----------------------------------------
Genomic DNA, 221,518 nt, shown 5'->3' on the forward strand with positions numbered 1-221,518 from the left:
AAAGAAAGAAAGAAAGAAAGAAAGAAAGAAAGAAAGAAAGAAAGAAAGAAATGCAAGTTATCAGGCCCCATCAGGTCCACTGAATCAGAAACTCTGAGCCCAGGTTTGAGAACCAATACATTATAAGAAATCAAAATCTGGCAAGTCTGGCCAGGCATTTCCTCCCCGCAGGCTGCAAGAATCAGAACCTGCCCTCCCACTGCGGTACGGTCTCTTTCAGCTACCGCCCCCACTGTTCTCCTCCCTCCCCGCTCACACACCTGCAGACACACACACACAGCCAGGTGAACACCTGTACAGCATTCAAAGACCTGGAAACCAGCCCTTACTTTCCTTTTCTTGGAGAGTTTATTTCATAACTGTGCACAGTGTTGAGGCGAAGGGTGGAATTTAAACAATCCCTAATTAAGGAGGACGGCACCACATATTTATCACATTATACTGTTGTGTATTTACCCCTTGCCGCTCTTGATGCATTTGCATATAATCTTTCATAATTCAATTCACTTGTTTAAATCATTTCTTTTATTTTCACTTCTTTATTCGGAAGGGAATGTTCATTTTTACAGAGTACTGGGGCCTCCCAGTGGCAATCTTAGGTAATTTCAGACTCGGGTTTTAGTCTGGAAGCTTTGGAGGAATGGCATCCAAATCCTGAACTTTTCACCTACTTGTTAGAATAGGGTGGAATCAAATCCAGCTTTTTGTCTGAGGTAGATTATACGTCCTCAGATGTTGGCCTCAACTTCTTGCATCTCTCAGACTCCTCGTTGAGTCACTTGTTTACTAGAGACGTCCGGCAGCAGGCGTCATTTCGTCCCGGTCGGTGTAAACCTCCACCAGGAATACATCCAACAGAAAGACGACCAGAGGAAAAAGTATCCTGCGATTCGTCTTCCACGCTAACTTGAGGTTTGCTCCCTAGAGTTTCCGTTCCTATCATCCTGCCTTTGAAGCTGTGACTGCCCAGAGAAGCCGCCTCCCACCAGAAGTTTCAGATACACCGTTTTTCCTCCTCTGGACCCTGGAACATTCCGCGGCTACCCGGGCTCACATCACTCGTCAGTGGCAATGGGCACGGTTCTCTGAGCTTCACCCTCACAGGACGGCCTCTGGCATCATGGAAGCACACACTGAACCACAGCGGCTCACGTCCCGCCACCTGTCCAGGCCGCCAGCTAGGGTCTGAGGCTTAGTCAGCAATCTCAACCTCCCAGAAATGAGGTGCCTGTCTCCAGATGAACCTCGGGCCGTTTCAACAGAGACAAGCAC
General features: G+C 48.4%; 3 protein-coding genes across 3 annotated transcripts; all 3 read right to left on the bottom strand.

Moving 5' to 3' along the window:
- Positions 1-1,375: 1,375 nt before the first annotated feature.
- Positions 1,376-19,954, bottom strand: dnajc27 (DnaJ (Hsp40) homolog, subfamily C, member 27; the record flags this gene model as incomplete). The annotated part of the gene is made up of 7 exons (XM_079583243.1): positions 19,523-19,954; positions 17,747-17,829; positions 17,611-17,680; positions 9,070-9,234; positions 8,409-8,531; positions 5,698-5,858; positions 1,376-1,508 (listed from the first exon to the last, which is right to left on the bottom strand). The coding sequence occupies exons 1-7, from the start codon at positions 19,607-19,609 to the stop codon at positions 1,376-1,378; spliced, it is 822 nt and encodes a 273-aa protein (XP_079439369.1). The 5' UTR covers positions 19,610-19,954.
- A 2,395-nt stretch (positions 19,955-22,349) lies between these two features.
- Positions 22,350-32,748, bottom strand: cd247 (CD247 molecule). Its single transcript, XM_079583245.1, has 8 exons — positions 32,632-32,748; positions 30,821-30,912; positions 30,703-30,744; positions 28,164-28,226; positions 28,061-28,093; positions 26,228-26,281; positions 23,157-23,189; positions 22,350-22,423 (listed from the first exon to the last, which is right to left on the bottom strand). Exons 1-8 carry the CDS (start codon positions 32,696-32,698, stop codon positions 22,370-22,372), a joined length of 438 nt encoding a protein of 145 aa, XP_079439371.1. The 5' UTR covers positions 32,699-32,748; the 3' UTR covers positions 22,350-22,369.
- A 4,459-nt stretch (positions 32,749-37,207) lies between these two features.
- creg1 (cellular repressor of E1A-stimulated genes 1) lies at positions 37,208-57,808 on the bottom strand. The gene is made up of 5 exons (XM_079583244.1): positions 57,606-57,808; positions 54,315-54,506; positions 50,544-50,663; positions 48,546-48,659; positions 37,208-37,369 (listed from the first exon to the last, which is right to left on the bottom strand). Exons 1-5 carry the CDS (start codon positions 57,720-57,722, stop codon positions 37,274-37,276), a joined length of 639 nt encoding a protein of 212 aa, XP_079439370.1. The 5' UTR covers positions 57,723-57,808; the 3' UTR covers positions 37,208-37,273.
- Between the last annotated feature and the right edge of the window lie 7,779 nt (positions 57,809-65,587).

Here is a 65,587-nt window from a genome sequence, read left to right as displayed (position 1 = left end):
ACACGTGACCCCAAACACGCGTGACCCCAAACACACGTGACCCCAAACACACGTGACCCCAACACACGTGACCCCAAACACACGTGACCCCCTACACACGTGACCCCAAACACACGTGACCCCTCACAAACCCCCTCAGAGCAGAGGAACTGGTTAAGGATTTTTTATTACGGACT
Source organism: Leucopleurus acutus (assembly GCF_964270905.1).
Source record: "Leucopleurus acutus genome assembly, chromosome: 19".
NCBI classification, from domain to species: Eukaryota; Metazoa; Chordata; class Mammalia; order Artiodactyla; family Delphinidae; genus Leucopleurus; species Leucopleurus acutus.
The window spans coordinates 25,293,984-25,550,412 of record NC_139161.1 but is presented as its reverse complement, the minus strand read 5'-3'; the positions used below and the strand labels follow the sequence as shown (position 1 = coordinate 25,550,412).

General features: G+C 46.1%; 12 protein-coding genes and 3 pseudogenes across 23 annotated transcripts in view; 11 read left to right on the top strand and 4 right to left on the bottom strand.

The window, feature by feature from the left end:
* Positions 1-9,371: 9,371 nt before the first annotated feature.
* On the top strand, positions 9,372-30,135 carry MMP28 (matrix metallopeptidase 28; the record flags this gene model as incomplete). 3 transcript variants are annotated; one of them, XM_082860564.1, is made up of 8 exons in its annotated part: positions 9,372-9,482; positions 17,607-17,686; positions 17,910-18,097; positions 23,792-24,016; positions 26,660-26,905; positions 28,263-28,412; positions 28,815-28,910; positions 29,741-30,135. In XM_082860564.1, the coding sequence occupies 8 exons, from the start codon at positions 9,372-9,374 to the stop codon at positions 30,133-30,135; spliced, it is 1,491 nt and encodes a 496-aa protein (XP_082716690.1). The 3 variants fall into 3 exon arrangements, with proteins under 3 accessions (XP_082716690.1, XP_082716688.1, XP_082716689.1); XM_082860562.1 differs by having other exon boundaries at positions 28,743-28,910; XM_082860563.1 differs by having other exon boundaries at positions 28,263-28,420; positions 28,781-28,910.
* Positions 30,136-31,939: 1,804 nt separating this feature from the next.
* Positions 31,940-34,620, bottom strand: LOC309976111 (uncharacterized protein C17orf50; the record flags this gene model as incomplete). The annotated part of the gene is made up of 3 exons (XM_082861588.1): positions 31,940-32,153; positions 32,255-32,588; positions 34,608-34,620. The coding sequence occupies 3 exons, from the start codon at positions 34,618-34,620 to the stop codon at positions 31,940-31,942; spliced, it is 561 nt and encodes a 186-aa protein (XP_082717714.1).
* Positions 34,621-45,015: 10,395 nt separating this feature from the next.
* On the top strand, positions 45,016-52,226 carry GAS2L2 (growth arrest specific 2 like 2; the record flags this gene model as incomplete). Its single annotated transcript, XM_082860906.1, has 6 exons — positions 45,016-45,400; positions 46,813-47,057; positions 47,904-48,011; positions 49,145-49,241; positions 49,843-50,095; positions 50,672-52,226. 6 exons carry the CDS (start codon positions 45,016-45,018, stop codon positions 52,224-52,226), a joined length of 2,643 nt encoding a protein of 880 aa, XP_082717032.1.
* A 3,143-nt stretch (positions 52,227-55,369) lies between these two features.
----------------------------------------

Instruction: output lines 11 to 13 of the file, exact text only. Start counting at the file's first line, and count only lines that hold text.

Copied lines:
- Between the last annotated feature and the right edge of the window lie 7,779 nt (positions 57,809-65,587).

Here is a 65,587-nt window from a genome sequence, read left to right as displayed (position 1 = left end):
ACACGTGACCCCAAACACGCGTGACCCCAAACACACGTGACCCCAAACACACGTGACCCCAACACACGTGACCCCAAACACACGTGACCCCCTACACACGTGACCCCAAACACACGTGACCCCTCACAAACCCCCTCAGAGCAGAGGAACTGGTTAAGGATTTTTTATTACGGACT